This report – the third in a series of lessons learned reports by SIGAR – examines the U.S. government’s support to private sector development in Afghanistan since 2001, through efforts led by the U.S. Agency for International Development and additional significant roles played by the Departments of State, Defense, Commerce, and Treasury.
SIGAR’s analysis highlights the difficulty of supporting economic development in a war-shattered country. Afghanistan’s early economic gains were largely due to foreign spending and were not sustainable. Optimistic predictions of future progress did not reflect the reality of Afghanistan’s economic and security environment, the capacity of institutions, its relations with its neighbors, or the impact of corruption. The U.S. government and other stakeholders failed to understand the relationships between corrupt strongmen and powerholders, and the speed at which Afghanistan could transition to a Western-style market economy.
A former U.S. government official
“Many of these warlords became multimillionaires overnight. They had access and control. Powerful people controlled access to markets, including inputs and labor markets.”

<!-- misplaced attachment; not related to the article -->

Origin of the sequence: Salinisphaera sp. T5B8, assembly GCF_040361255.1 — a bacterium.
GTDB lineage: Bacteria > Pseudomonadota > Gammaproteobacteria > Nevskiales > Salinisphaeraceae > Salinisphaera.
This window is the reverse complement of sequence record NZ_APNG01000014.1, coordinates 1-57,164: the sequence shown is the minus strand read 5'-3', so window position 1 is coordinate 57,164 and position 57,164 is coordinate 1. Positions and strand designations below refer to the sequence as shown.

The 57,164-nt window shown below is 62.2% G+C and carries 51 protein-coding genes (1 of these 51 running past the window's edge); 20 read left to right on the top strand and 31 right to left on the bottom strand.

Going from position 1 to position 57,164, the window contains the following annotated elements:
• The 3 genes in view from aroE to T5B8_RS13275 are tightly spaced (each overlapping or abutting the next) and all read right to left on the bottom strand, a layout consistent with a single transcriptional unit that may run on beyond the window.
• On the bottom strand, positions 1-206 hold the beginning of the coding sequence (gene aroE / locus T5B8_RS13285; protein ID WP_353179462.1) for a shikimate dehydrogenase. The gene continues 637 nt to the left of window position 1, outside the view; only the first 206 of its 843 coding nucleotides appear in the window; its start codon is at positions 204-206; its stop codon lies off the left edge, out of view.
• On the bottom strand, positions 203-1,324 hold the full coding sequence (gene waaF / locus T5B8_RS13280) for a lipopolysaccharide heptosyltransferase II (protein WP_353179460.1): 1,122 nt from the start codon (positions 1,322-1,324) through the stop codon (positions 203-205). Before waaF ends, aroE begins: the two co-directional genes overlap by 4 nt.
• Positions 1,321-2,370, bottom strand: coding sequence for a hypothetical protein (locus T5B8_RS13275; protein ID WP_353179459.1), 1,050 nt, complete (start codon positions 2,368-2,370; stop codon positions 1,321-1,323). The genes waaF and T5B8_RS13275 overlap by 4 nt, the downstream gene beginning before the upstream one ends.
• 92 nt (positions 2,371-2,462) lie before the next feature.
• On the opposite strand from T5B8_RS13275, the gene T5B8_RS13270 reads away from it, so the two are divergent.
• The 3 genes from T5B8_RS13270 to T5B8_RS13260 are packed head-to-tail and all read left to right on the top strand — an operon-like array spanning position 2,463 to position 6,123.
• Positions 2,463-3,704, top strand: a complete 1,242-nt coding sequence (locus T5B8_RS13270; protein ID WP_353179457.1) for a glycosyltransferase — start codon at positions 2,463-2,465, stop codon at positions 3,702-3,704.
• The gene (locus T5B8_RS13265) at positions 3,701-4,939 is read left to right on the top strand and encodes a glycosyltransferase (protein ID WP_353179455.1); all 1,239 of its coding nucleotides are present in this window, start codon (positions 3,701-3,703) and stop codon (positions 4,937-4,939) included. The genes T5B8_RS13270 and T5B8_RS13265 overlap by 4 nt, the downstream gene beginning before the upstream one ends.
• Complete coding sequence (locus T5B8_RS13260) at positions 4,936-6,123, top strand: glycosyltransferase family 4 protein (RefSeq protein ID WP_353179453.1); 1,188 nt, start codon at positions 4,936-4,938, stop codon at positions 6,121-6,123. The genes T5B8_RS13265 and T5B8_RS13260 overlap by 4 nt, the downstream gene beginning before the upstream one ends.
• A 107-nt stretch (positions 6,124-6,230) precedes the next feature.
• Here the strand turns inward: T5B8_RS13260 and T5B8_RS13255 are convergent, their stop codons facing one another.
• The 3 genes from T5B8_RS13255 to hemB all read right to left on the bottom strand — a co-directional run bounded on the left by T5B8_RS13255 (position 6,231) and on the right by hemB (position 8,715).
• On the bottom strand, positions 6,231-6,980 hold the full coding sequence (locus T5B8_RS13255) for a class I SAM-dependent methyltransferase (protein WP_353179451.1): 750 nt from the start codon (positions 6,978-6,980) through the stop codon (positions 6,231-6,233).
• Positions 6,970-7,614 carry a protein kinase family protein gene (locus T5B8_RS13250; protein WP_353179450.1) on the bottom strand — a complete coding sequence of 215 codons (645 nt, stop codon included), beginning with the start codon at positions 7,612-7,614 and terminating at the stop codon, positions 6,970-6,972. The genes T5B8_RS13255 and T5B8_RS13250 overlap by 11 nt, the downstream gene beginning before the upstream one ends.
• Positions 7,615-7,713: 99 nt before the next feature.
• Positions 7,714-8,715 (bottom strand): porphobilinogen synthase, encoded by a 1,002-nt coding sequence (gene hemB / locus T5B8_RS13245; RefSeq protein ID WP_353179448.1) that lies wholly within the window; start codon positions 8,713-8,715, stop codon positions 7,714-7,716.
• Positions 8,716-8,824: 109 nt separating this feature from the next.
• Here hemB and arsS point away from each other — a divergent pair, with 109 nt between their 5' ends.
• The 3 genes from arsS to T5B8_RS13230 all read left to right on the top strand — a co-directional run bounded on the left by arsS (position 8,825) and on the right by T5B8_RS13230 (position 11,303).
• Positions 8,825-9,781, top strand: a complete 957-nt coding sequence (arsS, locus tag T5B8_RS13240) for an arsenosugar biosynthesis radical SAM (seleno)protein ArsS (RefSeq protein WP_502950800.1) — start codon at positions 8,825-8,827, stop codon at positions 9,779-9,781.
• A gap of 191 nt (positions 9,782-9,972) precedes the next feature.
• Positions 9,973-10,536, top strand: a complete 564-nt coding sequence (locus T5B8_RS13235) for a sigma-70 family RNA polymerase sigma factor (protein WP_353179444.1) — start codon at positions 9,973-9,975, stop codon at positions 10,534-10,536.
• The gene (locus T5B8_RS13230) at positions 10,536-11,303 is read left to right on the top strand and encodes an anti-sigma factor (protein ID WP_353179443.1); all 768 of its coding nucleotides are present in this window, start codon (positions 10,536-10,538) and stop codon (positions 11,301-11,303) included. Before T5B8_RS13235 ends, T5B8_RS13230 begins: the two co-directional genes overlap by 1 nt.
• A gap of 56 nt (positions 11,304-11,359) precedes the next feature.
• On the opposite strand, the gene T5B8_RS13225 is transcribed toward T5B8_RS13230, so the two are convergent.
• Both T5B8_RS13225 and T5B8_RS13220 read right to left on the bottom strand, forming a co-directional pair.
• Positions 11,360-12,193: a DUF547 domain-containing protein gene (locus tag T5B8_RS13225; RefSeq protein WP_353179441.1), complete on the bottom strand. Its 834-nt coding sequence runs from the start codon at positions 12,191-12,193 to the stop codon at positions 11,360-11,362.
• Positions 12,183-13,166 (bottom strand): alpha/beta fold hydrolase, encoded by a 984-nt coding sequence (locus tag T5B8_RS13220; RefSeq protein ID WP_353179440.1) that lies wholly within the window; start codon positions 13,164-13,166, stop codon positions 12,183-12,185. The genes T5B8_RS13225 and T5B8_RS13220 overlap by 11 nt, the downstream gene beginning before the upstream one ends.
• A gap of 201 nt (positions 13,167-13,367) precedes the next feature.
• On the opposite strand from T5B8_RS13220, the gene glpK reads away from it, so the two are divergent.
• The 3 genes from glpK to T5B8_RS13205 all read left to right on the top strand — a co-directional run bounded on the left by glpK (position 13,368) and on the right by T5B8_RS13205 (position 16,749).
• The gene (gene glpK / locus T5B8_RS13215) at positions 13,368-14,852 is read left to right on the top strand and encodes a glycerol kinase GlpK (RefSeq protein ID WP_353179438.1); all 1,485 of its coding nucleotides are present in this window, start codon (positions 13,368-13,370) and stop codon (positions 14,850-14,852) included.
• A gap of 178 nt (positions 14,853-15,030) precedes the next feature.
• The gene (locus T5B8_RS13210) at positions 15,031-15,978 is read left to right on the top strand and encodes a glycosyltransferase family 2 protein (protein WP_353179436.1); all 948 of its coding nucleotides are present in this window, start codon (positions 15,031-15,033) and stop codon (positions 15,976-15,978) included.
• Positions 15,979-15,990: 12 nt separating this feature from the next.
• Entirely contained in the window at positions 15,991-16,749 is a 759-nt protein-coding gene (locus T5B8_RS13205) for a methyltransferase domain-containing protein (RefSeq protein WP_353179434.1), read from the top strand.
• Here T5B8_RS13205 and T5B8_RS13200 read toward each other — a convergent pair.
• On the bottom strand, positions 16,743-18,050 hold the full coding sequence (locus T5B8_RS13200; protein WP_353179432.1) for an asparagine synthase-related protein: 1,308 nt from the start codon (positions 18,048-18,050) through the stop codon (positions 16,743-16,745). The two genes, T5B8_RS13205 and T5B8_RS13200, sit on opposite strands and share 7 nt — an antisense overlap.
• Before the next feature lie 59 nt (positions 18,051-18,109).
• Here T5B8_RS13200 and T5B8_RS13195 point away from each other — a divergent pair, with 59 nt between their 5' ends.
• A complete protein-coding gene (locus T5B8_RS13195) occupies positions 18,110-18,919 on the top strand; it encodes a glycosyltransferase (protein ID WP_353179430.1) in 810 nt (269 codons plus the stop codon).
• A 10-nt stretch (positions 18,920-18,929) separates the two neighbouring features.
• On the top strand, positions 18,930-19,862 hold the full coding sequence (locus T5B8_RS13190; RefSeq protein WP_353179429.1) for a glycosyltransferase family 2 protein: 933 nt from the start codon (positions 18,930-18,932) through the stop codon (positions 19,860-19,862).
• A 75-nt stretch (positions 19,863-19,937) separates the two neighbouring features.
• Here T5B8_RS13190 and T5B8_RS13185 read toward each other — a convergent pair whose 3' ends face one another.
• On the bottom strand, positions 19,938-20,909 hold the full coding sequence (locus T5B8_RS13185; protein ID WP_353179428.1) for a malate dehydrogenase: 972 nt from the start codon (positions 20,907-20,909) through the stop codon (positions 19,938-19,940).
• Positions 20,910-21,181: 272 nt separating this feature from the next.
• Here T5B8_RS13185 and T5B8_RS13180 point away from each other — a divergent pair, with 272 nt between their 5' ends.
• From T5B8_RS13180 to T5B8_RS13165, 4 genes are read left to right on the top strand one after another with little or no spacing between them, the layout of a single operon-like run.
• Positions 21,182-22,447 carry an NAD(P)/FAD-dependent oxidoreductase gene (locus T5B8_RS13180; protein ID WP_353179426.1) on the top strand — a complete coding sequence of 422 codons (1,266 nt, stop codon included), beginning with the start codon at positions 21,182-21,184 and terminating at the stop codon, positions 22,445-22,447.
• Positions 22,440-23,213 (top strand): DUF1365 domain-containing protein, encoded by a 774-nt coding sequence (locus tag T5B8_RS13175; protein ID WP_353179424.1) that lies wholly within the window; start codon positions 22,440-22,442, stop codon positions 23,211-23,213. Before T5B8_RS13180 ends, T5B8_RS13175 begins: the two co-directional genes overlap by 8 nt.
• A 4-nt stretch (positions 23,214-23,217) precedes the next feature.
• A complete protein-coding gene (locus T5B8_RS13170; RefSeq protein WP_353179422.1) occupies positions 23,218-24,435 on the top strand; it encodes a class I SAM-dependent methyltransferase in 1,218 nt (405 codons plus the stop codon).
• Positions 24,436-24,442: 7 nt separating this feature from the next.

The report identifies lessons to inform U.S. policies and actions at the outset of and through a reconstruction and provides recommendations for improving private sector development efforts. These lessons and recommendations are relevant for ongoing work in Afghanistan – where the U.S. government remains engaged in building and supporting the Afghan economy – and in future endeavors to rebuild other weak states emerging from protracted conflict.
Dov Zakheim, former DOD Comptroller
“The U.S. government did not engage, anywhere in any of its various departments and agencies, in extensive planning for a post-Taliban Afghanistan. There was no time, and not much incentive, to do so…The assumption was that the international community would pick up the pieces after the Taliban regime was displaced.”